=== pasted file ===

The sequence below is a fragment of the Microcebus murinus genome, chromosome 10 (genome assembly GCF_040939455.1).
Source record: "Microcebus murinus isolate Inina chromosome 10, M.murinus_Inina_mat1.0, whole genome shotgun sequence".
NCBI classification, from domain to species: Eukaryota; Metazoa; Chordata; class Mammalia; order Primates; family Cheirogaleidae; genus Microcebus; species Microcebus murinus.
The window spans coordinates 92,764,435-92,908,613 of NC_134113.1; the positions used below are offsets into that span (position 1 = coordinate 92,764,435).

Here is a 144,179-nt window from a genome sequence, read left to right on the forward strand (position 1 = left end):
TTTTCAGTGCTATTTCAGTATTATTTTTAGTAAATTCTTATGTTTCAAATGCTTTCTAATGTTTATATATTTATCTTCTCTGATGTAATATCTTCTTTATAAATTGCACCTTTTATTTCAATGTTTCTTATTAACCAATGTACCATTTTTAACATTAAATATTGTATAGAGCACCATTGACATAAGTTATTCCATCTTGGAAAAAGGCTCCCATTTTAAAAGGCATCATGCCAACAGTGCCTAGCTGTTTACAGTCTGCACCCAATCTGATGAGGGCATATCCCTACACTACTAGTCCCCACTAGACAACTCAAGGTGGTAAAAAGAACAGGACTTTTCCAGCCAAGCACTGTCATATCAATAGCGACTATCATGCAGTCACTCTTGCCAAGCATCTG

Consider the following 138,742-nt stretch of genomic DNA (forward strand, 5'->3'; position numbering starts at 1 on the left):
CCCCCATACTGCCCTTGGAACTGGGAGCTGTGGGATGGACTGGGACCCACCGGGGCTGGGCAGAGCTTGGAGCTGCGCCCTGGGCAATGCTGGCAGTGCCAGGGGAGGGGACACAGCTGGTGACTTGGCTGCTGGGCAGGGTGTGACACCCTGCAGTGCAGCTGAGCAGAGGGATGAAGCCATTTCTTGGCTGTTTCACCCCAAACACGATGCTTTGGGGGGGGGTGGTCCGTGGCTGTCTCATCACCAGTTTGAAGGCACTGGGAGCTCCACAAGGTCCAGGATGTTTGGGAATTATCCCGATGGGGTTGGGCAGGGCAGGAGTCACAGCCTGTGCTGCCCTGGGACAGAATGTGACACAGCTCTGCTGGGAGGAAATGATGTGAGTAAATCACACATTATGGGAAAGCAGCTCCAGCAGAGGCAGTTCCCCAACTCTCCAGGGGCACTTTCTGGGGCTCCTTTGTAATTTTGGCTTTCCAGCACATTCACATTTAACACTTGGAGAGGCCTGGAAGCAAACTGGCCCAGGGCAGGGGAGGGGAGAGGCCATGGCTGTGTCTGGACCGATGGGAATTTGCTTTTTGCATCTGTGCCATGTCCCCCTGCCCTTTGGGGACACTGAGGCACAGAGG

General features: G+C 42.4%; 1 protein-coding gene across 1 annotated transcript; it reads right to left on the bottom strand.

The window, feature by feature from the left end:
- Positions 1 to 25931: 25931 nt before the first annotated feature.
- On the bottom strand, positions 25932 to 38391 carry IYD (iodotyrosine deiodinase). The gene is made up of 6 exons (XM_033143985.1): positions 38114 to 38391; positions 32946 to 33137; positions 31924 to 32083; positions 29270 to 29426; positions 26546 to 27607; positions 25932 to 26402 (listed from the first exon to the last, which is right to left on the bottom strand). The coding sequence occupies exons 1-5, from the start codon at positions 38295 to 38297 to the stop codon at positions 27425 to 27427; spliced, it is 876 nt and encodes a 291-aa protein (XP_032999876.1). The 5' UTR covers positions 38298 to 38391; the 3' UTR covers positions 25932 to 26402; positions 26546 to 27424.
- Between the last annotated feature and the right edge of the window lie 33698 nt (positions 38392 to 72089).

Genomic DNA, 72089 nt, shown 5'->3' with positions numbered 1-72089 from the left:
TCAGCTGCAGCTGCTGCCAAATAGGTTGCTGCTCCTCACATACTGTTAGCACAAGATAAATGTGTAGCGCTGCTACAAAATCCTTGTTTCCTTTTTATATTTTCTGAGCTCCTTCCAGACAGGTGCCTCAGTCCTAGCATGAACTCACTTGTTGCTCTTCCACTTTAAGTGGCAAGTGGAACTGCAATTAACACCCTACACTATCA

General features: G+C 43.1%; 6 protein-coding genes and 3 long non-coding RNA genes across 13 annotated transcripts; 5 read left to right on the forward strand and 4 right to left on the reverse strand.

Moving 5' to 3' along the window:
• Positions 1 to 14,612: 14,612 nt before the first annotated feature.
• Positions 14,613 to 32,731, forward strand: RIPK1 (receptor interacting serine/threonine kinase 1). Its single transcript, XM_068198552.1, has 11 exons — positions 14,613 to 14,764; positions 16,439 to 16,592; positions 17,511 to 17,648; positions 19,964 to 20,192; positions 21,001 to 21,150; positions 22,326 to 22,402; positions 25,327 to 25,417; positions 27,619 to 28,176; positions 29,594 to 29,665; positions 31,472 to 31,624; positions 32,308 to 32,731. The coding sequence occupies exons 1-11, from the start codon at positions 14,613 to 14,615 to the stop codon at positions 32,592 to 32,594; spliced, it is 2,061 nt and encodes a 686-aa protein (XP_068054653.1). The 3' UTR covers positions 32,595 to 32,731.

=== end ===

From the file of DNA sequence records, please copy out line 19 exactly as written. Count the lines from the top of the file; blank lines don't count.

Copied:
• Positions 14,613 to 32,731, forward strand: RIPK1 (receptor interacting serine/threonine kinase 1). Its single transcript, XM_068198552.1, has 11 exons — positions 14,613 to 14,764; positions 16,439 to 16,592; positions 17,511 to 17,648; positions 19,964 to 20,192; positions 21,001 to 21,150; positions 22,326 to 22,402; positions 25,327 to 25,417; positions 27,619 to 28,176; positions 29,594 to 29,665; positions 31,472 to 31,624; positions 32,308 to 32,731. The coding sequence occupies exons 1-11, from the start codon at positions 14,613 to 14,615 to the stop codon at positions 32,592 to 32,594; spliced, it is 2,061 nt and encodes a 686-aa protein (XP_068054653.1). The 3' UTR covers positions 32,595 to 32,731.